Journalist Philip Moeller answers your questions about health, aging, and retirement. Phil is the author of the book, “Get What’s Yours for Medicare,” and co-author of “Get What’s Yours: The Revised Secrets to Maxing Out Your Social Security.” Send your questions to Phil.
Glen: I work for a large employer with thousands of employees. I am in my 50s, but my wife will soon turn 65. She has serious health needs and so we always reach our out-of-pocket maximum in January each year! I had always expected that things would stay this way after she turned 65, and that my employer-provided major medical plan would remain as our primary coverage. Recently, however, I received a letter from my employer stating that my coinsurance (or maximum out-of-pocket) limits go away when she turns 65. I called one of the consultant firms that advises us on behalf of our employer, and was informed that my understanding is correct, and that I will not have an upper limit on my spending through my employer’s plan and that my wife would need to get Medicare to get such protection.
Phil Moeller: Thanks for the detailed and thoughtful question. At first glance, I agree with you and am at a loss to understand why your employer is not in violation of Medicare rules.
I reached out to a Medicare advocacy group to double check and a spokesperson said your employer cannot do this. Here was his exact reply:
The employer should not be able to do what they are proposing, unless they are changing the policy for all employees or all spouses. “Employers are required to offer to their employees age 65 or over and to the age 65 or over spouses of employees of any age the same coverage as they offer to employees and employees’ spouses under age 65, i.e., coverage that is primary to Medicare. This equal benefit rule applies to coverage offered to all employees (full-time and part-time).”
Please let me know how this goes.
Jeanne – Arizona: I work for an organization which has more than 100 employees and was told I could not continue my health insurance after I turned 65 and would be eligible for Medicare. Was this legal? I do not have anything in writing which can prove this; our chief financial officer is the one who made the determination.
Phil Moeller: What you say is at odds with my understanding of Medicare’s rules, as explained to me by an agency spokesperson and included in this article. Your employer does have an obligation, it seems to me, to provide you a formal description of its insurance plan. Please let me know how things turn out.
Elaine – New York: I am retired and will not turn 65 until next year. I have an exit contract with my employer that states they “agree to pay 100 percent of my medical insurance, including vision, upon her retirement.” Do I need to sign up for Medicare and, if so, how do I get reimbursed the premiums from my employer?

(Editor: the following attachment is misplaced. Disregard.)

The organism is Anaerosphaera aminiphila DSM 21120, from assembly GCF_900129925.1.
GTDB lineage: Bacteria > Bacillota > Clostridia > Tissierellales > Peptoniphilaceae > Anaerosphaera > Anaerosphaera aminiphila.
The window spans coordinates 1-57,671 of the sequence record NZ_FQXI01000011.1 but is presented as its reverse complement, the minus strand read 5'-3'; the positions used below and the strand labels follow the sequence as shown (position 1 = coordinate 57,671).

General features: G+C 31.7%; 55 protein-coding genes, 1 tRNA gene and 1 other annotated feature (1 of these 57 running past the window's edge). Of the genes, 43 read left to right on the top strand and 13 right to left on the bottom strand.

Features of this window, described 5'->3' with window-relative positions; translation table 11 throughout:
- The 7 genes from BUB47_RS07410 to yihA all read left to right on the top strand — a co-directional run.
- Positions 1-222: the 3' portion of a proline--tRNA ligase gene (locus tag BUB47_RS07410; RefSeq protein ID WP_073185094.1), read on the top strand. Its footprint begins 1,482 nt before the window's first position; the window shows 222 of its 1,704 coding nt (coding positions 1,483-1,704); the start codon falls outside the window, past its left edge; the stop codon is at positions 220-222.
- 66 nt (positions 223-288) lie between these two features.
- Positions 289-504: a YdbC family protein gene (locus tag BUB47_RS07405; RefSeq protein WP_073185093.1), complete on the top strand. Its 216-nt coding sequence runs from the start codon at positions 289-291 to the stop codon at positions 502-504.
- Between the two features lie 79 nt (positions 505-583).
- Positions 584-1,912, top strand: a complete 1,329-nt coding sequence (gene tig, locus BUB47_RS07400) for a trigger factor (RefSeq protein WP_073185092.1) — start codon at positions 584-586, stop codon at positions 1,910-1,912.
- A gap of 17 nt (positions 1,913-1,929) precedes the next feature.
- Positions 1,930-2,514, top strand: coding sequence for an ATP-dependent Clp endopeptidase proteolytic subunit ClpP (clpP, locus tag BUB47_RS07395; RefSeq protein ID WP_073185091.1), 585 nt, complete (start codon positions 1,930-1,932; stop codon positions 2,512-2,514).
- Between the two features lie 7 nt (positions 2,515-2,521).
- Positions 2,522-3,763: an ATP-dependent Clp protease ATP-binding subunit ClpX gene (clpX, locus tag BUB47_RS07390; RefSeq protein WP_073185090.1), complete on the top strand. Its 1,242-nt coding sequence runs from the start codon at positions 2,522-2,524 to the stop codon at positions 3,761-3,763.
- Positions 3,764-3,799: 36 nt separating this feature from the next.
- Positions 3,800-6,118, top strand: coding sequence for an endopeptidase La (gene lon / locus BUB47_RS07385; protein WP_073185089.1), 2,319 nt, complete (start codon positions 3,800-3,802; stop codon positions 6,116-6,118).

Phil Moeller: I wrote an article that included an explanation of when and how an employer can repay a person’s Medicare premiums. If you think you qualify for such reimbursements, I’d ask your former employer for details. It seems unlikely to me that your contract would satisfy Medicare’s rule that only people with active employer coverage when they turn 65 can defer enrolling in Medicare. However, there is a form your former employer can sign testifying that its coverage does amount to active employee coverage. If it signs this form, you then would not need to enroll in Medicare.
Denise – Pennsylvania: My husband recently turned 65. He gets health insurance through my job. I pay $500 each pay period for him and my son, but I only have to pay 10 percent of the cost of my own health insurance. Would it be better, and cheaper, if my husband takes Medicare, and have my insurance pay for his Part B premiums?
Phil Moeller: I’d at least look into this, but you should talk with someone at your company’s insurance carrier to understand what’s possible. Medicare rules, for example, usually prohibit an employer from helping to pay someone’s Medicare premiums.
How to maximize Social Security payouts
Gilbert – Arizona: I’ve read that delaying your Social Security claim from full retirement age (FRA) to 70 will increase the benefit by 32 percent. Does this mean to say that you have to keep working and continue making the Social Security contribution after reaching FRA, or can you stop working at FRA, sit at home, make the claim at 70, and still get the 32-percent boost? I haven’t worked for 35 years, which I understand is the maximum number of earnings’ years used to compute Social Security benefits.
Phil Moeller: Even if you stopped working and your FRA was 66, your age-70 benefit would be 32 percent higher than if you filed at your FRA. However, if you continued working, your benefit would grow a bit more than this, because your additional years would be included in your top-35 earnings years that Social Security uses to determine benefits.
By the way, delayed retirement credits increase at the rate of 8 percent a year. Your 32-percent example is based on an FRA of age 66. The benefit of deferring Social Security will be smaller for those born after 1954.